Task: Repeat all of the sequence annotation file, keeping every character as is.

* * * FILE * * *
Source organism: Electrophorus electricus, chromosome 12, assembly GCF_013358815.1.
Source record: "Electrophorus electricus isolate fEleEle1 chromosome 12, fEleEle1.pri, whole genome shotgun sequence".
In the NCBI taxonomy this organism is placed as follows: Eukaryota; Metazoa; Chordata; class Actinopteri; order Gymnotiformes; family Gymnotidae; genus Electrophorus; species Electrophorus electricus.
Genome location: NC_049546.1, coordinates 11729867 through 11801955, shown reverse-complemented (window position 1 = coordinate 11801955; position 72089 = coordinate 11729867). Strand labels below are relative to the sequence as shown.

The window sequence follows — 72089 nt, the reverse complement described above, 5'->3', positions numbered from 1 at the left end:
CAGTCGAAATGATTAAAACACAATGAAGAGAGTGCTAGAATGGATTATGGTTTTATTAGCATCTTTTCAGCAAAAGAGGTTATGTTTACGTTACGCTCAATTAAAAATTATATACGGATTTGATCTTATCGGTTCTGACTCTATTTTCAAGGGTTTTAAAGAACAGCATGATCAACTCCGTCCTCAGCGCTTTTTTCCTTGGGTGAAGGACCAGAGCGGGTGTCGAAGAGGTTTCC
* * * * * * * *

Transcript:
Source organism: Electrophorus electricus, chromosome 12, assembly GCF_013358815.1.
Source record: "Electrophorus electricus isolate fEleEle1 chromosome 12, fEleEle1.pri, whole genome shotgun sequence".
In the NCBI taxonomy this organism is placed as follows: Eukaryota; Metazoa; Chordata; class Actinopteri; order Gymnotiformes; family Gymnotidae; genus Electrophorus; species Electrophorus electricus.
Genome location: NC_049546.1, coordinates 11729867 through 11801955, shown reverse-complemented (window position 1 = coordinate 11801955; position 72089 = coordinate 11729867). Strand labels below are relative to the sequence as shown.

The window sequence follows — 72089 nt, the reverse complement described above, 5'->3', positions numbered from 1 at the left end:
CAGTCGAAATGATTAAAACACAATGAAGAGAGTGCTAGAATGGATTATGGTTTTATTAGCATCTTTTCAGCAAAAGAGGTTATGTTTACGTTACGCTCAATTAAAAATTATATACGGATTTGATCTTATCGGTTCTGACTCTATTTTCAAGGGTTTTAAAGAACAGCATGATCAACTCCGTCCTCAGCGCTTTTTTCCTTGGGTGAAGGACCAGAGCGGGTGTCGAAGAGGTTTCC